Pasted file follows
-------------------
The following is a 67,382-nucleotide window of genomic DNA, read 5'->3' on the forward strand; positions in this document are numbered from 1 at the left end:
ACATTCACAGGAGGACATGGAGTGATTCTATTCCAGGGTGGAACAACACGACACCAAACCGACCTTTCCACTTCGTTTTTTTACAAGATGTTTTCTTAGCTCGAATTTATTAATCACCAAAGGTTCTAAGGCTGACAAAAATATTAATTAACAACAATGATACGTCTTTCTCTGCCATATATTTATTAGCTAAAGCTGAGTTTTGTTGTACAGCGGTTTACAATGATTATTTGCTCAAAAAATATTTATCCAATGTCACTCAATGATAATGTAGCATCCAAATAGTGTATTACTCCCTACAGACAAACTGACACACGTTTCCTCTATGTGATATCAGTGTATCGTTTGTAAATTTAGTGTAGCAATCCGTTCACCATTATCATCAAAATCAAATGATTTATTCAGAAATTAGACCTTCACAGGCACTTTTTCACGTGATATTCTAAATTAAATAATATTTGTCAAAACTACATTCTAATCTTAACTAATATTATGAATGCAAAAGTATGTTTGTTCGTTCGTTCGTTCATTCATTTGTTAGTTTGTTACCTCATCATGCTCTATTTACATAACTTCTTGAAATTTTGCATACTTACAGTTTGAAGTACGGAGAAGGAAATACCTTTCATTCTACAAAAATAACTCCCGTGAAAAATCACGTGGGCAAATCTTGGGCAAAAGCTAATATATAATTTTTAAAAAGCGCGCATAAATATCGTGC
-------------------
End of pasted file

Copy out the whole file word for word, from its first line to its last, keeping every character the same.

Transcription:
The following is a 67,382-nucleotide window of genomic DNA, read 5'->3' on the forward strand; positions in this document are numbered from 1 at the left end:
ACATTCACAGGAGGACATGGAGTGATTCTATTCCAGGGTGGAACAACACGACACCAAACCGACCTTTCCACTTCGTTTTTTTACAAGATGTTTTCTTAGCTCGAATTTATTAATCACCAAAGGTTCTAAGGCTGACAAAAATATTAATTAACAACAATGATACGTCTTTCTCTGCCATATATTTATTAGCTAAAGCTGAGTTTTGTTGTACAGCGGTTTACAATGATTATTTGCTCAAAAAATATTTATCCAATGTCACTCAATGATAATGTAGCATCCAAATAGTGTATTACTCCCTACAGACAAACTGACACACGTTTCCTCTATGTGATATCAGTGTATCGTTTGTAAATTTAGTGTAGCAATCCGTTCACCATTATCATCAAAATCAAATGATTTATTCAGAAATTAGACCTTCACAGGCACTTTTTCACGTGATATTCTAAATTAAATAATATTTGTCAAAACTACATTCTAATCTTAACTAATATTATGAATGCAAAAGTATGTTTGTTCGTTCGTTCGTTCATTCATTTGTTAGTTTGTTACCTCATCATGCTCTATTTACATAACTTCTTGAAATTTTGCATACTTACAGTTTGAAGTACGGAGAAGGAAATACCTTTCATTCTACAAAAATAACTCCCGTGAAAAATCACGTGGGCAAATCTTGGGCAAAAGCTAATATATAATTTTTAAAAAGCGCGCATAAATATCGTGC